Check out what kind of accommodation is on offer, and how much it will cost you. Most schools offer hostals or a room in a host family home, with the aim of keeping your costs to a minimum. Rooms are usually basic but clean. If you prefer more luxurious accommodation, you can usually book your own hotel. But staying with a host family is a good option if you really want to practise your language skills!
Take a look at the extra-mural activities on offer. A good provider will ensure that you have plenty of opportunities to socialise and to get to know your city or region.
Make sure that you have decent travel insurance. I caught gastro-enteritis in France and had to pay for medications and doctor visits.
To sum up, I think language learning holidays offer a great travel alternative, whether you are going alone or with someone else. You meet people that you might not cross paths with otherwise, and you have at least one interest in common so there’s always something to talk about! I’m still in touch with some of the people I’ve met.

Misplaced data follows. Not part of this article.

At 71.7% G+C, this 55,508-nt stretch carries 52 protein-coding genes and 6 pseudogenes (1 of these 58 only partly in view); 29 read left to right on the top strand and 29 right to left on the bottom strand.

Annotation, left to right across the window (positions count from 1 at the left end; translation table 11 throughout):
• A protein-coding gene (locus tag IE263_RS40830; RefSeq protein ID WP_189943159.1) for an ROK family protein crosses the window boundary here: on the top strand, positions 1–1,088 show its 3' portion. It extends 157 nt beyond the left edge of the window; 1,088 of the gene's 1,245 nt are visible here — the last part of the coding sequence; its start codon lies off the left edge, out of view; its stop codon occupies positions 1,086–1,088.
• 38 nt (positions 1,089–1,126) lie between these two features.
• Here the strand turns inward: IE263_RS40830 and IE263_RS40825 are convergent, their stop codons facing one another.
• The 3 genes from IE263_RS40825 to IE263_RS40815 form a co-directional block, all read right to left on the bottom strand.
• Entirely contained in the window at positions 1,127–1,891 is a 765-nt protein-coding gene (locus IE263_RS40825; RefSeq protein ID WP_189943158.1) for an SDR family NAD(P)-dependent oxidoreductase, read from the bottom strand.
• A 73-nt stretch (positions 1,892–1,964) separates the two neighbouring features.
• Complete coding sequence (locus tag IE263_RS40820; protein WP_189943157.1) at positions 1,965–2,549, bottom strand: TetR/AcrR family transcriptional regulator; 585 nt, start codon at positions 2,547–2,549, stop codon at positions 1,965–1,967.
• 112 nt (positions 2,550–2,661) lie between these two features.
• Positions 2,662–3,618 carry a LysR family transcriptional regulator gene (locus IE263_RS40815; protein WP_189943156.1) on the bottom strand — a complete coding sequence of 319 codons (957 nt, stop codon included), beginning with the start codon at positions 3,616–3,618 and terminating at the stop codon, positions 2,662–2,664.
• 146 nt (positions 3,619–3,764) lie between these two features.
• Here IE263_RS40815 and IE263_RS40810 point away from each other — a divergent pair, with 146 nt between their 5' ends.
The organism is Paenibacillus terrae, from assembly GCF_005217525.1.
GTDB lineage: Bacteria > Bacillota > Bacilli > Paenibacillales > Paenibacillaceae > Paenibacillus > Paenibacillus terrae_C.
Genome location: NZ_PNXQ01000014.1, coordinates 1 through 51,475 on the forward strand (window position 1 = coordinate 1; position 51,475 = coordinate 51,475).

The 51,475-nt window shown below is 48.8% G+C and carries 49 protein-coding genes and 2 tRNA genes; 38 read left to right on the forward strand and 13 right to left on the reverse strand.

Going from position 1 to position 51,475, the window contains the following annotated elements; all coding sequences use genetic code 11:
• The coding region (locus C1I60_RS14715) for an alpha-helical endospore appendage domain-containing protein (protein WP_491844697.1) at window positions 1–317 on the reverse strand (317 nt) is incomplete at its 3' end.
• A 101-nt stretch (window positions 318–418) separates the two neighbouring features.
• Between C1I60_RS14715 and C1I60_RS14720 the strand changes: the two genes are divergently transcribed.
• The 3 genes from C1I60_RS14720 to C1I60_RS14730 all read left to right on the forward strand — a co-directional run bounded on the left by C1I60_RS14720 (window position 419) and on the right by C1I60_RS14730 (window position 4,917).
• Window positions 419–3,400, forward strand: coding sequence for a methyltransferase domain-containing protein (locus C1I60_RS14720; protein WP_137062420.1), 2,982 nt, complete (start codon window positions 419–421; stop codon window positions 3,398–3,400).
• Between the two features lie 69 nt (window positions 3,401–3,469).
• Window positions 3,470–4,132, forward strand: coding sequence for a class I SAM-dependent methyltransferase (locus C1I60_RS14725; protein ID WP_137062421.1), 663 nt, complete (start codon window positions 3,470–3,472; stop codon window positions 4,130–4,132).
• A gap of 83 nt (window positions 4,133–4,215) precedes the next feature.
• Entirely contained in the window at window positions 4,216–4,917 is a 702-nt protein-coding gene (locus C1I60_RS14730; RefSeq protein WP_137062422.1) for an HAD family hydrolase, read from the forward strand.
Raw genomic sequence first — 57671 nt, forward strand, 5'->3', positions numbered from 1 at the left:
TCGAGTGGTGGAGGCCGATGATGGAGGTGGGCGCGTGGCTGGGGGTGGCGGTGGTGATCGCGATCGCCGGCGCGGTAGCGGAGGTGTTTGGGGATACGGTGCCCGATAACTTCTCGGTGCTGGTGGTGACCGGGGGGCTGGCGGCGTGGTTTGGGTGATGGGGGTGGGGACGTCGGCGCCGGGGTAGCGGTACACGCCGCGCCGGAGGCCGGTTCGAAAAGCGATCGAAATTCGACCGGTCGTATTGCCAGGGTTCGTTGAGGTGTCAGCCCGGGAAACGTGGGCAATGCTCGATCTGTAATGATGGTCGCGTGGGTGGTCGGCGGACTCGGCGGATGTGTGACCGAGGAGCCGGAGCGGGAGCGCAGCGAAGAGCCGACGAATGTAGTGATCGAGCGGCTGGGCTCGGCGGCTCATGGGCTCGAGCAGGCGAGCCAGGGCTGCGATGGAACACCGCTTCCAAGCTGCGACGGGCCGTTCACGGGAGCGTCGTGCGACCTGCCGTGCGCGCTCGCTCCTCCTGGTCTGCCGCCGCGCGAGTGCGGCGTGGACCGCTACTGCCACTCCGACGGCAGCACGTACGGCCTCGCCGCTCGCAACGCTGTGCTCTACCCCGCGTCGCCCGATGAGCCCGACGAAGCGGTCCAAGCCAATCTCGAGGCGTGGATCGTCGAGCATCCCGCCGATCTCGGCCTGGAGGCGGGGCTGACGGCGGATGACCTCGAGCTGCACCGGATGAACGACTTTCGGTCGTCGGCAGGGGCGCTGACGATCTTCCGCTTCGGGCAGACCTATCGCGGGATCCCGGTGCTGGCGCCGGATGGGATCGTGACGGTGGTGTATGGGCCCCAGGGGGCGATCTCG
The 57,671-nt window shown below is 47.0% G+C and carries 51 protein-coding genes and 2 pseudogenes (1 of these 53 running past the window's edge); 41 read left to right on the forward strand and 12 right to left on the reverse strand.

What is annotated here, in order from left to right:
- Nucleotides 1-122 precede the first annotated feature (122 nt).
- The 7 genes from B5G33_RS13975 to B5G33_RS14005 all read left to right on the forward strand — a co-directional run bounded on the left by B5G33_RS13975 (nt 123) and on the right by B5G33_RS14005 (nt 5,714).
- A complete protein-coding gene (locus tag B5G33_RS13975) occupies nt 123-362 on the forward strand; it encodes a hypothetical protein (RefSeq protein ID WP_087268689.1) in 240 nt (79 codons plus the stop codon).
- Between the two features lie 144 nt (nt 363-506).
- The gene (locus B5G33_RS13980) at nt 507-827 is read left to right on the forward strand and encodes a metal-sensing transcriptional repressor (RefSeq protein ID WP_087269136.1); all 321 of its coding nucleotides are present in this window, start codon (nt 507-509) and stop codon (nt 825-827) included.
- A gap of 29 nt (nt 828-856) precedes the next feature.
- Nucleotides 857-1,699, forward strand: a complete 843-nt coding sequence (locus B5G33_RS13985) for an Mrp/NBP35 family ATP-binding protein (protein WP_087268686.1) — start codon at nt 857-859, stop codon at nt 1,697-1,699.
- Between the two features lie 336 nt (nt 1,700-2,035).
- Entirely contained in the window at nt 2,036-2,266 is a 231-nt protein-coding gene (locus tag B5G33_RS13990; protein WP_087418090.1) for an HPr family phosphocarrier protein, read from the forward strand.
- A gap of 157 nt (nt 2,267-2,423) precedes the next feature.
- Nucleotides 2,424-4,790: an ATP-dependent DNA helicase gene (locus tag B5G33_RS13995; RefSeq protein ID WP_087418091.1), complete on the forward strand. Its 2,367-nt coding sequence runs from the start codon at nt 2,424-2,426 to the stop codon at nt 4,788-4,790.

Also, there’s nothing like the satisfaction of speaking the language of your host country, even if it’s just a few basic phrases. You’ll feel far more at home and connected, just as my classmates and I did with Granada.